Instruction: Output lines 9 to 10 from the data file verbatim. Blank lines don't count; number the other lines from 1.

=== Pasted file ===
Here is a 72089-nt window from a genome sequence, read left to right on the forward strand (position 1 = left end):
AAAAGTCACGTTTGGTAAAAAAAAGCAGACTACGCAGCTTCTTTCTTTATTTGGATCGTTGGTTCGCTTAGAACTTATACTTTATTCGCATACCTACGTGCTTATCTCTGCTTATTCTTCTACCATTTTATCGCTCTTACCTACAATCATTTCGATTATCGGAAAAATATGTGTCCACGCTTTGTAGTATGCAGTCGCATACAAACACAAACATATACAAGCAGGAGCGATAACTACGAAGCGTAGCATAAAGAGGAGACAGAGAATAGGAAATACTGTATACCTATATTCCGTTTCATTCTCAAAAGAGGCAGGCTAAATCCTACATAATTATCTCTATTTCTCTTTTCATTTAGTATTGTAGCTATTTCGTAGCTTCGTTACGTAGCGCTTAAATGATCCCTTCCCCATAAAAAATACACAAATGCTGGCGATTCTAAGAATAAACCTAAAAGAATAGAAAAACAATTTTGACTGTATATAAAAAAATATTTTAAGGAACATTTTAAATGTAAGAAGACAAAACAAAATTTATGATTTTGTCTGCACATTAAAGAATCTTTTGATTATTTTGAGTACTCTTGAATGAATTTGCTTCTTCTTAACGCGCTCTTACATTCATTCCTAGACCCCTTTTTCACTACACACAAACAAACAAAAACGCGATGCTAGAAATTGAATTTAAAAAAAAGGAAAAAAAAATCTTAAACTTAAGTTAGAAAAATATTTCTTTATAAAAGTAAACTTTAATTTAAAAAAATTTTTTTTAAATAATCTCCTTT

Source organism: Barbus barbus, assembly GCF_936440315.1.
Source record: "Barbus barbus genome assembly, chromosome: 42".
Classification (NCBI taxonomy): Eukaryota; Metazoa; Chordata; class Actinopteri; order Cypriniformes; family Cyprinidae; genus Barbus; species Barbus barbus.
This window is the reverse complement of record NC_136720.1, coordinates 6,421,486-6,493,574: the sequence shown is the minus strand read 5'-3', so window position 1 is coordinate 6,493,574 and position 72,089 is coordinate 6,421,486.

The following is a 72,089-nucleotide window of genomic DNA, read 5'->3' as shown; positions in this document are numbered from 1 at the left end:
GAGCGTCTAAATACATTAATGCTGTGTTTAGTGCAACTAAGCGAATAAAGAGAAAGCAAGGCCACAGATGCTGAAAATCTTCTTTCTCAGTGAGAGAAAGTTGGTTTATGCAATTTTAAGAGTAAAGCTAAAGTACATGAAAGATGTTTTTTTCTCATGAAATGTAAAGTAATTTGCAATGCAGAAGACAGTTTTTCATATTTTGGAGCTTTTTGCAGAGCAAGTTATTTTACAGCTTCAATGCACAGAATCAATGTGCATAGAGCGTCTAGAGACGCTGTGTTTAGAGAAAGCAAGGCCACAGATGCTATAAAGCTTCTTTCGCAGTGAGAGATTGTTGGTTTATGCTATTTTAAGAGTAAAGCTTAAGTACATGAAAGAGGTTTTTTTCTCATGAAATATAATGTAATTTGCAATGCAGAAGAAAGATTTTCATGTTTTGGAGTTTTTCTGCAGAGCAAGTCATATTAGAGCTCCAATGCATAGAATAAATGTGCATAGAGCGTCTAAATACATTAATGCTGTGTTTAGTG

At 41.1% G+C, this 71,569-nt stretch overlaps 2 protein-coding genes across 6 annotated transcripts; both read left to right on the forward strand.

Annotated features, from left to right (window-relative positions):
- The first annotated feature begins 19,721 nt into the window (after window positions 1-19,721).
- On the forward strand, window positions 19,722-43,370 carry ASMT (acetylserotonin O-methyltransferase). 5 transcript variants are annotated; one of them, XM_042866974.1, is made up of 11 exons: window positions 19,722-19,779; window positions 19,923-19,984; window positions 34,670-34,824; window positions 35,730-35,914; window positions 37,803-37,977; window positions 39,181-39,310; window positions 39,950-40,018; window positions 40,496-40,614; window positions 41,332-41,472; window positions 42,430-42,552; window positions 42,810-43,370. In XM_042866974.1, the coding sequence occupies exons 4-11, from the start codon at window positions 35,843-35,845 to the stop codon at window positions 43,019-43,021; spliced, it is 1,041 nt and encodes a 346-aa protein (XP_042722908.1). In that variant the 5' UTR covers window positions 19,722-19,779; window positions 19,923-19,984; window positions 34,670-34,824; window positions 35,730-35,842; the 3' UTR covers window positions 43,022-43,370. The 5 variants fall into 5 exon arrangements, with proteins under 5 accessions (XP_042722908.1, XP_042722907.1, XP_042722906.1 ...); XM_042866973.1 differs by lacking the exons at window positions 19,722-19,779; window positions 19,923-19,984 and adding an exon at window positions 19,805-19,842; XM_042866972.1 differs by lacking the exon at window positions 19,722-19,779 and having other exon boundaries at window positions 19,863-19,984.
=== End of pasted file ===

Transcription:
At 41.1% G+C, this 71,569-nt stretch overlaps 2 protein-coding genes across 6 annotated transcripts; both read left to right on the forward strand.

Annotated features, from left to right (window-relative positions):